Actually nearly all 1st world countries and many developing countries have developing or already highly developed recycling programmes, and South Africa desperately needs to jump on the ‘recycling wagon’. A step in the right direction could be to build recycling plants all over the country. Every town should set up a sufficient number of collection stations and every household should share the responsibility and sort their rubbish to ensure that batteries and electrical appliances are not thrown in landfills, that glass, aluminium cans and plastic bags don’t clutter the country-side. Working together with the producers, consumers should send items back to factories, to be recycled and thereby reused.

The process of recycling, for example paper, entails the conversion of waste paper to various types of finer grades of paper. First, careful sorting is required so that items such as plastic wrapping, paper clips and staples can be removed. Waste paper is divided into categories such as newsprint; typing and computer paper; and magazines, which have shiny paper and coloured inks and need special treatment. Next, the ink must be removed. This is done by soaking the paper and breaking it up into small pieces in giant washers, then treating it with chemicals that loosen the ink so that it can be rinsed away. Sometimes more than one such chemical must be used because many types of ink must be removed. Finally, the wet, shredded waste paper is blended with other materials according to the type of end product that is desired. Old pieces of cloth, which are used to produce the finest, most expensive grades of paper, may be mixed in. Wood pulp and other forms of cellulose such as straw may also be added in varying proportions. If white paper or paper for greeting cards or stationery is to be produced, bleach may also be added to lighten it; if newsprint is to be produced, a mixture of red and blue dyes is added to reduce the greyness of the final product. Chemical preservatives are also added at this point.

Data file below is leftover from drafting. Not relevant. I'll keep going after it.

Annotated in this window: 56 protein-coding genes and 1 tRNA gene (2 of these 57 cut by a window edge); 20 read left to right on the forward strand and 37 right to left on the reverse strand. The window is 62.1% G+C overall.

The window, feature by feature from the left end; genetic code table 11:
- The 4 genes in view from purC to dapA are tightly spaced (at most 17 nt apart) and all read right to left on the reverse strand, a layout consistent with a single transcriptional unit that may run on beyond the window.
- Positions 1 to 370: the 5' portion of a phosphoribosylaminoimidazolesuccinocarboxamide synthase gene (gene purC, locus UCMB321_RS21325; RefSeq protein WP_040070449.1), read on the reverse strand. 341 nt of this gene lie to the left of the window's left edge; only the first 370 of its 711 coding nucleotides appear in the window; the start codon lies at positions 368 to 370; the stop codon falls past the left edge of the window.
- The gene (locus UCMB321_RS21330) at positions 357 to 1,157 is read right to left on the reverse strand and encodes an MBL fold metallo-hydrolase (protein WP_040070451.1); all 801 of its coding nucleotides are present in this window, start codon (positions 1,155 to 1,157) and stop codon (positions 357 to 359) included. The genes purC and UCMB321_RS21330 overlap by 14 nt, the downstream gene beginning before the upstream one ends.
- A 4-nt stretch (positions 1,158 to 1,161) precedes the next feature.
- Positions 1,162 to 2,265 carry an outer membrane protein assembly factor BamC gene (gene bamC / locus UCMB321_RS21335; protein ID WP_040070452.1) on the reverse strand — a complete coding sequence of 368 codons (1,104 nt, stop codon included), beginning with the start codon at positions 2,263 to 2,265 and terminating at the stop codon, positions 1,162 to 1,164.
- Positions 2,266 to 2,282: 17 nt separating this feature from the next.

At this time, the fully treated material is a sort of liquid sludge that is ready to be made into paper. In most papermaking operations, the sludge passes through a machine called a beater, which is essentially a very heavy roller that presses the fibres in the sludge together and squeezes out the water. The paper is formed and held together by the natural interlocking of the long cellulose or cloth fibres as they are pressed and dried. No glue is used in the process and in fact, the natural glue in wood is removed chemically before the paper is made.